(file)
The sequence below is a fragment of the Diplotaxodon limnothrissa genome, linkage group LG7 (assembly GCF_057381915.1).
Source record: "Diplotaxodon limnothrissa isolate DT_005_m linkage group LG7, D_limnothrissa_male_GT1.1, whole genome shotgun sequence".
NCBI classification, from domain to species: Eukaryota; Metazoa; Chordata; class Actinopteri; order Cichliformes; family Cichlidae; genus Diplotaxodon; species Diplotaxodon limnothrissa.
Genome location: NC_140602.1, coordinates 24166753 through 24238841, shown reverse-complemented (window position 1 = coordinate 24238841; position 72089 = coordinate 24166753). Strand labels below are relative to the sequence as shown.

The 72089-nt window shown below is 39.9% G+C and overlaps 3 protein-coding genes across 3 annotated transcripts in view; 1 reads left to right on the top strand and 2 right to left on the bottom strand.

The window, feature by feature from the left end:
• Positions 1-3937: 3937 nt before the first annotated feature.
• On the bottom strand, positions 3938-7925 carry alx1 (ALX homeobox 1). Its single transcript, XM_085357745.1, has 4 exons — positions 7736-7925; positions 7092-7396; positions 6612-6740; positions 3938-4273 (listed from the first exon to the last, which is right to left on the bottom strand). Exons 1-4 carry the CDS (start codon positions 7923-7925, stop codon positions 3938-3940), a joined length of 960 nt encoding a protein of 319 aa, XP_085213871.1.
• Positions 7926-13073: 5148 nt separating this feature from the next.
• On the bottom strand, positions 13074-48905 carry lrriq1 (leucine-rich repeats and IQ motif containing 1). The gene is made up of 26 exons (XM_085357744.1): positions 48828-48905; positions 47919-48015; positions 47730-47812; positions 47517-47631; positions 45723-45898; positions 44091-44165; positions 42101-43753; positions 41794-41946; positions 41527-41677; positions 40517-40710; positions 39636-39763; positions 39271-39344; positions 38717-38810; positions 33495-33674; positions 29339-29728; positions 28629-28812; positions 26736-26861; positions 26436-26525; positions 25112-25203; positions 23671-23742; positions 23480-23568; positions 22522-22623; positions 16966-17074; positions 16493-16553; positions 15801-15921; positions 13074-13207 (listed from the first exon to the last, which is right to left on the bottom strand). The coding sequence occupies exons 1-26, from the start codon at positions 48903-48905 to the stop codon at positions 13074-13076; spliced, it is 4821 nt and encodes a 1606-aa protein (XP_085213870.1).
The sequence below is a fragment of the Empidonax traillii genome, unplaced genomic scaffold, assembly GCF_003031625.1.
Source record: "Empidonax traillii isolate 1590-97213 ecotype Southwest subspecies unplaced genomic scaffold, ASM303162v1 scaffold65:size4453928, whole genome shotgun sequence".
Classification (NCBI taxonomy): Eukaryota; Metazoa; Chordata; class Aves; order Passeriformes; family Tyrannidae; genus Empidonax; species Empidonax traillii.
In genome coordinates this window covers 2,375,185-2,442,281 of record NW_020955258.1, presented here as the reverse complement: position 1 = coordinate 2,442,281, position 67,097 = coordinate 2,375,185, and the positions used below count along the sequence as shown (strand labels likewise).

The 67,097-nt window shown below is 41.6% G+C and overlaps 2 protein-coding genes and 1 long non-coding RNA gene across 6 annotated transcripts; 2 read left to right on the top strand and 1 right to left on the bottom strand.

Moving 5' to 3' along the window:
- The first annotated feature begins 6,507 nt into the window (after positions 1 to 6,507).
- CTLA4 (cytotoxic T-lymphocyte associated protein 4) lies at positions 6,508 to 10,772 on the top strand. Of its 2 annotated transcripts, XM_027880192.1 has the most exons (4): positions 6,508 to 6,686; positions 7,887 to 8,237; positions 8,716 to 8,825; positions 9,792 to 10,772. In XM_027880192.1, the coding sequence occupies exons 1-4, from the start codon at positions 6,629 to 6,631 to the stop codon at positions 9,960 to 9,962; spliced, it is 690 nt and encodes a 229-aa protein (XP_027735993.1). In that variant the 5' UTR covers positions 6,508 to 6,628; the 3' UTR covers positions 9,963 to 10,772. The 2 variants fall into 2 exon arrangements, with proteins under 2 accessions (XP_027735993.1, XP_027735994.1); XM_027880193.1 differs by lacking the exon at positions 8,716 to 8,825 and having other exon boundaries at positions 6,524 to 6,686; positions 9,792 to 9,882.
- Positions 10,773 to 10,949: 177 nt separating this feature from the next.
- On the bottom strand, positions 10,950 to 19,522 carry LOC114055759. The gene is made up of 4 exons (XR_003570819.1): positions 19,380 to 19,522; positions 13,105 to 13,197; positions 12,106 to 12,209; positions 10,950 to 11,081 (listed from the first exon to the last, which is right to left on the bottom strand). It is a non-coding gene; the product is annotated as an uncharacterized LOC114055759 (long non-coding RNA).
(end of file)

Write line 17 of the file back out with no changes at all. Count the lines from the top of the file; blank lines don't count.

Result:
- The first annotated feature begins 6,507 nt into the window (after positions 1 to 6,507).